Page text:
“One can dream, Dana,” Cara giggled in response to my joke. “No need to be pessimistic,” She teased.
“Yeah…” I mumbled tiredly, just completely over the topic.
I gazed around at my surroundings with a pondering expression, to obtain the façade of “busy doing something important. ” But there was nothing to do.
At the moment, all I was doing was sitting on one of the neighborhood curbs under the amber cast of golden hour that slathered the sky as the morning sun surfaced from the paved horizon. Hues of pink lemonade and I Can’t Believe It’s Not Butter melted into the waking blue that was earth’s canvas as the course of daybreak deepened, creating a comforting glow on this discomforting day.
“Look! The bus!”
I turned my head.
The revving of the loud and boisterous bus engine throbbed in my eardrum like an echo. I could feel the jerk of the wheels already as the engine’s roars thudded down the road.
“Finally!” Cara yelled playfully in the air with her arms raised.
All trudged onto the rigid, metal steps of the bus. I followed.
I automatically kept walking down the bus aisle as I drowsily fantasized about being wrapped in the heat of my bed as hot sunbeams poured in through my bedroom window.
“Dana,” I heard someone giggle, but I didn’t process it. “Dana!”
I stopped, already halfway down the aisle. “What?” I spun around and discovered it was Cara. She was wearing a mocking gaze.
“Where are you going?” She asked in a high voice.
“To the---“ I realized my mistake. “Oh,” I chuckled with embarrassment.” I returned to the front of the bus and quickly sat in the first two-seater to avoid any others noticing my error. The sticky, faux-leather upholstery of holes and tears glued onto my flesh. I shifted uncomfortably.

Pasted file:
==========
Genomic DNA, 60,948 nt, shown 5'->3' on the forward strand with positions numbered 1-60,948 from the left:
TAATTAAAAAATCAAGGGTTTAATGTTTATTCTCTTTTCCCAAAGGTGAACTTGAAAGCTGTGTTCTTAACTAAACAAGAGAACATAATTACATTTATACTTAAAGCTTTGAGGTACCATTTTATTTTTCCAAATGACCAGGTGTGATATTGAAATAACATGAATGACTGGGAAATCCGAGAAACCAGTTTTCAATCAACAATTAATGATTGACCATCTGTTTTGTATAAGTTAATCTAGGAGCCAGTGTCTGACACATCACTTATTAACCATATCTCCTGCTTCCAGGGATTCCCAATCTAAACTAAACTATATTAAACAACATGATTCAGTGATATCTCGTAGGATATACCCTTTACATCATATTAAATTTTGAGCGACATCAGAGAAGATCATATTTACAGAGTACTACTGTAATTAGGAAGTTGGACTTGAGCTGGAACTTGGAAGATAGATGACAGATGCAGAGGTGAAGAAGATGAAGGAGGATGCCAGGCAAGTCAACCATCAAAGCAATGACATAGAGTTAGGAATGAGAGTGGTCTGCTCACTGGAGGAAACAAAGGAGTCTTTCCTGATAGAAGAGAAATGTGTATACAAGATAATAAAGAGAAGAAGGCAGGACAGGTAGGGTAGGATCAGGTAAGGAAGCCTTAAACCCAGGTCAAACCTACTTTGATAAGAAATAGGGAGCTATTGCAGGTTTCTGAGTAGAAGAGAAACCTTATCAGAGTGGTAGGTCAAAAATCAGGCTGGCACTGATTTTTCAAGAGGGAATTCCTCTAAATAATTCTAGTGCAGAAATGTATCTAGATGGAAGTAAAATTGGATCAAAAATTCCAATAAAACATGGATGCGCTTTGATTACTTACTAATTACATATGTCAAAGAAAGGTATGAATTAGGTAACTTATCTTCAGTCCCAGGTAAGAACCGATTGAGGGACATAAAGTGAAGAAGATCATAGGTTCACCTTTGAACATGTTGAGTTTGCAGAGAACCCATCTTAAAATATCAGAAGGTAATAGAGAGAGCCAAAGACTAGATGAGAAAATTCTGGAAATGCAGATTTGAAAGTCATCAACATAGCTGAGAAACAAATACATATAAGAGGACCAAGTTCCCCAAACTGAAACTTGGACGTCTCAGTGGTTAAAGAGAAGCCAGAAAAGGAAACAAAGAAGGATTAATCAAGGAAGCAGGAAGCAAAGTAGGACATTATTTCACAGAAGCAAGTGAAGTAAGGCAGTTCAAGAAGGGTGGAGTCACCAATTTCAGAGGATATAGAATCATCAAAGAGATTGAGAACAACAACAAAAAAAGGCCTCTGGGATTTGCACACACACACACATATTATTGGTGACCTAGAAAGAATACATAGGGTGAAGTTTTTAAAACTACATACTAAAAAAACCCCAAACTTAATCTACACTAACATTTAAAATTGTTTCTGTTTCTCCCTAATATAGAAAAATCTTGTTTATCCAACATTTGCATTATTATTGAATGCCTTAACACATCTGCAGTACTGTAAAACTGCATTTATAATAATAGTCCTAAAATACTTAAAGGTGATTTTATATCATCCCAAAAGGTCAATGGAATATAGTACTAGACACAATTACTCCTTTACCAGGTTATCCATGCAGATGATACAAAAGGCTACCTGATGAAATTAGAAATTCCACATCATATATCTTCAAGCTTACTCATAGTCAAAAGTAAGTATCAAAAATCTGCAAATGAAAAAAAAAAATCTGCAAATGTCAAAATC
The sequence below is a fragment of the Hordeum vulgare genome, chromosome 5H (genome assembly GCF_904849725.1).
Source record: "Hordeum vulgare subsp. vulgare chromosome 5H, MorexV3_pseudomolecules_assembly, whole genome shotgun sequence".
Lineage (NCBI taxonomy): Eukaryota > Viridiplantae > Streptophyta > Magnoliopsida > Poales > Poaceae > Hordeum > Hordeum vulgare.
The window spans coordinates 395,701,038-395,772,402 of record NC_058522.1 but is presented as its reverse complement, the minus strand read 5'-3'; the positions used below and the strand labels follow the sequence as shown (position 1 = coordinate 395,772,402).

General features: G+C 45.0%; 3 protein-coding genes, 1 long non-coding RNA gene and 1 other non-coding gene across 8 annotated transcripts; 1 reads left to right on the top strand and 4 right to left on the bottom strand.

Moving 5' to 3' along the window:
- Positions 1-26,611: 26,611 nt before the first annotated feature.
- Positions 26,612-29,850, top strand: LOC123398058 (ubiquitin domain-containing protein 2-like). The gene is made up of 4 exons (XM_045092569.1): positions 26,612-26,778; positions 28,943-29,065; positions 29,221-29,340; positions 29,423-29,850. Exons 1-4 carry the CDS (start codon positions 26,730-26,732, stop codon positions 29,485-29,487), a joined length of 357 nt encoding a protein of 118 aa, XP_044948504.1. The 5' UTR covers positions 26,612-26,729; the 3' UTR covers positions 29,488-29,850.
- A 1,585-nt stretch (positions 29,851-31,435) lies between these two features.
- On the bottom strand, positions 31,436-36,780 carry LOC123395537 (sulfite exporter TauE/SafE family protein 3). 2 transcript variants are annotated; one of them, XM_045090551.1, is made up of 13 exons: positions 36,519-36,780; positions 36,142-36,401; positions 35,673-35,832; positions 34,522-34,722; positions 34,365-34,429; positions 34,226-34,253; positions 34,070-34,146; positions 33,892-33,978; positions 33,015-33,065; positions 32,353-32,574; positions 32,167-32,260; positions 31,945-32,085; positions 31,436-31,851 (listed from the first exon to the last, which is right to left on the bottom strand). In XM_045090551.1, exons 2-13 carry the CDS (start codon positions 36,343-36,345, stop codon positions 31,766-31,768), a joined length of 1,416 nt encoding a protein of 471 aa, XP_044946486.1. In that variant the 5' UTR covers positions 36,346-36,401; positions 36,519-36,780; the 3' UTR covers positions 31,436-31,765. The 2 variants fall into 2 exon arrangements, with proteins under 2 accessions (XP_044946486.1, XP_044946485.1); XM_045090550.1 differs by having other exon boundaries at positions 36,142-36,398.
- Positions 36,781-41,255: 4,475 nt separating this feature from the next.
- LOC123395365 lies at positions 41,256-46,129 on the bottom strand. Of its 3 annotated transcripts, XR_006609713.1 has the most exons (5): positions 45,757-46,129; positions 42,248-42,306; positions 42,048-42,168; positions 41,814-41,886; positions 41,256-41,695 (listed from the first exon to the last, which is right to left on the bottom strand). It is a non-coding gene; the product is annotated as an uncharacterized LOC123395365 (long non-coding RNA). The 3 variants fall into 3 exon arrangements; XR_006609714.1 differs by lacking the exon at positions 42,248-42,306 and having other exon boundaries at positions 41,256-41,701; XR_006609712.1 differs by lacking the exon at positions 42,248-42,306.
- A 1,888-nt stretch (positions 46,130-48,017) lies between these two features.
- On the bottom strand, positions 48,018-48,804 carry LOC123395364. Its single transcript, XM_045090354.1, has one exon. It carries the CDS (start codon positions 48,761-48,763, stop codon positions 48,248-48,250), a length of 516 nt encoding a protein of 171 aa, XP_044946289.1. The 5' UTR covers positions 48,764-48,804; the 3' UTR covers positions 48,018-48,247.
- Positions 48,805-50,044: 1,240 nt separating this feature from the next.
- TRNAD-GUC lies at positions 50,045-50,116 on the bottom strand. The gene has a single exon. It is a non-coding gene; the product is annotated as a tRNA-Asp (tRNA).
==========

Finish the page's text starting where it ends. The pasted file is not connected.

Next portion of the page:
The bus driver closed the door and before I even knew it, we were peeling down the street to the next stop. The fact that I was sitting alone simply added to my annoyance and apprehension of the day.
“The one freakin’ day I didn’t bring my Ipod…”
Minutes slipped away and we escaped the neighborhood, bus full of obnoxious students and tired bodies whose varying tones and voices all intermingled into one loquacious crescendo that drowned out with the revving of the vehicle.
Time felt like it was going by so quickly as we passed a handful of small, forgotten stores and overgrown grass fields, I suddenly noticed that we’d be arriving at high school in a matter of minutes.
High school I wondered. What did that mean exactly? What was high school?
I never really realized that the bus was, in fact, heading towards Robbinsville High School, and it was not just a joke in my mind. That high school was now.
But what was it?
In all portrayals of it, it just seemed like a histrionic social event for the seriously troubled, the seriously privileged, and the seriously ignored.
But high school, I already had known, in raw and simple reality wasn’t like the high school depicted in movies and television of the perky Ringwald oeuvre.
There wasn’t going to be a perpetual fiery, baking sun hovering against a cloudless, azure expanse. There wasn’t going to be a great green and verdant lawn, piled high with students of all types--- freshman, sophomores, juniors, seniors, monogrammed jocks, salon hair trios, pocket protector nerds--- all different grades, all different labels.